The end of year holidays brings many families together. I think that’s a good thing, for all the obvious reasons, but I know perfectly well that some people approach family togetherness with some trepidation, because it can set the stage for uncomfortable conversations about family dynamics, politics, beliefs, and money.
But what if I told you that this might be the perfect time to talk about family money? As CEO of Frontier Asset Management, I spend a lot of time thinking about where money is invested, what impact those investments have, and how the wealth generated affects the lives of investors. I encourage everyone who works at Frontier to see these investments as more than just numbers, and I think investors and their families should do the same.
During the holidays, families have time together that they might not enjoy any other time of the year. Between Thanksgiving, religious holidays and the new year, it’s also a time when people are in a mindset of gratitude, generosity, the future, and what really matters in life. If you can focus on that spirit, the holidays might actually be a perfect time to talk about family holdings, inheritance, and the legacy created by the family’s money.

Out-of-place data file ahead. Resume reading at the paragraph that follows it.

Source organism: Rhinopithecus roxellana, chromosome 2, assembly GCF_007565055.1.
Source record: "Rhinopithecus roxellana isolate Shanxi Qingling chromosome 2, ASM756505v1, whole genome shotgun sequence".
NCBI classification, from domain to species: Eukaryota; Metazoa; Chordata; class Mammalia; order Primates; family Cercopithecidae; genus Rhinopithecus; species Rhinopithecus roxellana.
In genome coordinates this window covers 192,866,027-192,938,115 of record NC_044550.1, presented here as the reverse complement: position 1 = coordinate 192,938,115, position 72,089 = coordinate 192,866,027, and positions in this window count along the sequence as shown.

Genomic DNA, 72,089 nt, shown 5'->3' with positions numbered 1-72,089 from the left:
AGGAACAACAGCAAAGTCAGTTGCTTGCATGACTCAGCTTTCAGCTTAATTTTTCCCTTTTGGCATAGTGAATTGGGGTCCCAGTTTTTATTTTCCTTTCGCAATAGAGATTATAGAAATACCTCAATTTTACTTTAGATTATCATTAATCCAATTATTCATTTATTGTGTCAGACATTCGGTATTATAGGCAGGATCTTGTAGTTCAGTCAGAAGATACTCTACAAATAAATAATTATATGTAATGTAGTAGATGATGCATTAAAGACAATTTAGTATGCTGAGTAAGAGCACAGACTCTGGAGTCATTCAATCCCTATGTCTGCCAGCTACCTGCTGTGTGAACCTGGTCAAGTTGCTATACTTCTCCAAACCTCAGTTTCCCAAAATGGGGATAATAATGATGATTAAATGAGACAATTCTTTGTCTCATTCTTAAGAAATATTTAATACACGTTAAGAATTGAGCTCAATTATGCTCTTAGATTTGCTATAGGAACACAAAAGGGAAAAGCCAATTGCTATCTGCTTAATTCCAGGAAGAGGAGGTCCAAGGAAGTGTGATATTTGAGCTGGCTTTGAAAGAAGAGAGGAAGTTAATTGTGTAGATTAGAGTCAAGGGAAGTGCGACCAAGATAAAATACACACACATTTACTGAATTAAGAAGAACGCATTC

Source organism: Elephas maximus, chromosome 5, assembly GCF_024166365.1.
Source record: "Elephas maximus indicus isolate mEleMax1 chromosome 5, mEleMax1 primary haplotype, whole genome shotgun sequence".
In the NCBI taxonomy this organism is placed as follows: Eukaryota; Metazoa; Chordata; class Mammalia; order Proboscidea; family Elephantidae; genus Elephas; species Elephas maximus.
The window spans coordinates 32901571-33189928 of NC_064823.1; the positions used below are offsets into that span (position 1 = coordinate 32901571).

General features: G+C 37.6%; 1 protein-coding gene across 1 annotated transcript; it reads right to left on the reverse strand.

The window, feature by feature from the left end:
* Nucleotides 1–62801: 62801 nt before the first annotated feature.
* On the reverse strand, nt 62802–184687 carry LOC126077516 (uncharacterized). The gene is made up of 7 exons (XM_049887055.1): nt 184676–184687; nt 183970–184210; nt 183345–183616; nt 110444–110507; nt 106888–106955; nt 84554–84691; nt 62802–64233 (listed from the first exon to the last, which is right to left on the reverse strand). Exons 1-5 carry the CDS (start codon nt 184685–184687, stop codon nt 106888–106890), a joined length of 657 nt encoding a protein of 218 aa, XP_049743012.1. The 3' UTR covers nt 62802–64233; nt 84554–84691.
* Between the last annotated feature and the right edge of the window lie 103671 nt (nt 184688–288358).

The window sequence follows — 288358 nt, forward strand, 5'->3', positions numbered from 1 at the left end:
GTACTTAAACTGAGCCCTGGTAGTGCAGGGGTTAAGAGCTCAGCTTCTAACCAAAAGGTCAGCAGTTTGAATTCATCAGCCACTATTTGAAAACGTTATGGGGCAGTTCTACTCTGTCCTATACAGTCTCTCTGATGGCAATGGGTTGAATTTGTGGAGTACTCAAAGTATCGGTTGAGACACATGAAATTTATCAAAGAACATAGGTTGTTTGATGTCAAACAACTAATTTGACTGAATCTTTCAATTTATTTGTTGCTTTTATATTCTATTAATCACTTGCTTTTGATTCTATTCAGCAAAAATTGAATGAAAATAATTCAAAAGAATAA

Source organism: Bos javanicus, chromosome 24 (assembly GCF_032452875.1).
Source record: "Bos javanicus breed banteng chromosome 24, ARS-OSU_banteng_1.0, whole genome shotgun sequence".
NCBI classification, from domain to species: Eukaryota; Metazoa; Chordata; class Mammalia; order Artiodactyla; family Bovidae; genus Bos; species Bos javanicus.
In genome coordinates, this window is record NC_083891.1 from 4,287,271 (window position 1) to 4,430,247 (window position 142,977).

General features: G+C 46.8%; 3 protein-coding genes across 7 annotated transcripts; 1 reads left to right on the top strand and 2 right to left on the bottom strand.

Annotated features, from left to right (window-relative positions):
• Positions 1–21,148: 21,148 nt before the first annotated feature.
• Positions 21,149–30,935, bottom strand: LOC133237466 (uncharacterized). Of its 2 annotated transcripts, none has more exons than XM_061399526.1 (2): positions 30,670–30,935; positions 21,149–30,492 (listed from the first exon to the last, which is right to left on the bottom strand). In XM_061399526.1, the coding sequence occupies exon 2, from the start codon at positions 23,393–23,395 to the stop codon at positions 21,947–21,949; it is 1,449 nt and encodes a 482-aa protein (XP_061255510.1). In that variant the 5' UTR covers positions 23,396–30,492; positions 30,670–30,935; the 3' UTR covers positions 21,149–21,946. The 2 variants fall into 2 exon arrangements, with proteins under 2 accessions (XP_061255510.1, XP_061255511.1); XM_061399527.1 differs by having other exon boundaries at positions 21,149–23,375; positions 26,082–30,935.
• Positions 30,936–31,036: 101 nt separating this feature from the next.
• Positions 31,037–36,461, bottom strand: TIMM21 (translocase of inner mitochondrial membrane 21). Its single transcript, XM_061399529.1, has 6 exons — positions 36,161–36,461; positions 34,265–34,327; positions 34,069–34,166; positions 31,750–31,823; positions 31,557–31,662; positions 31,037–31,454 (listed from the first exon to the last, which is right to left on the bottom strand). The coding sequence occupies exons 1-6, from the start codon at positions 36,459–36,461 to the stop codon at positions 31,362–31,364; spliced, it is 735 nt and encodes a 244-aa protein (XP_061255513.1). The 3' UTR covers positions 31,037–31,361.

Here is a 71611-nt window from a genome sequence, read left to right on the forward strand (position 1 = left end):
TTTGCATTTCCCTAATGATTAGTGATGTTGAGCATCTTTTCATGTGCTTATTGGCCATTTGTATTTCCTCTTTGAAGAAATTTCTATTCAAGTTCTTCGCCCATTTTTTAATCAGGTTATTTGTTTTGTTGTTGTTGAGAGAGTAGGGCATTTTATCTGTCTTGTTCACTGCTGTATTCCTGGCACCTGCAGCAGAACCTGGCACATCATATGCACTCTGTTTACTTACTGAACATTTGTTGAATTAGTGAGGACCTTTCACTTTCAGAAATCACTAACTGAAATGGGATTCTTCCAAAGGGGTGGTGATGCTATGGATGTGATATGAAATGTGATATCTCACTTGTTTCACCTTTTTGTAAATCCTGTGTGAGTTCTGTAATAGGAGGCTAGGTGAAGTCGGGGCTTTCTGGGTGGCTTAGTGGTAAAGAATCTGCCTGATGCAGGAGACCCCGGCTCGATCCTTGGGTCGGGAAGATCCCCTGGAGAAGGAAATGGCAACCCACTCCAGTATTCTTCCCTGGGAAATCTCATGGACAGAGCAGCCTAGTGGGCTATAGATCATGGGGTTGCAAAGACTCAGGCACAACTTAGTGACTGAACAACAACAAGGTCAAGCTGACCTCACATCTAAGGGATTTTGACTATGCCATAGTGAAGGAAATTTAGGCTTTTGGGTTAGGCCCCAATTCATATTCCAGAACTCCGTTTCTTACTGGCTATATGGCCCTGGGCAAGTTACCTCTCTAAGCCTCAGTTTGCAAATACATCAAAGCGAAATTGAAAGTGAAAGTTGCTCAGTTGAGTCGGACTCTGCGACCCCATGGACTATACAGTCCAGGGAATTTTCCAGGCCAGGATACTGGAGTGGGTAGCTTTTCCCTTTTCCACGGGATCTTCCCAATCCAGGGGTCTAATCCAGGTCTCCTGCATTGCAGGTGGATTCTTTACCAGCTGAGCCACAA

Before you begin: Do’s and don’ts of talking money with family
There are a lot of big questions to ask when talking money with family, but it goes without saying that this is a situation where how you communicate is as important as what you communicate. I’m not telling anyone to drop a bomb about who is out of the will at a holiday meal.
So here are some ground rules if you do decide to talk family finance this season: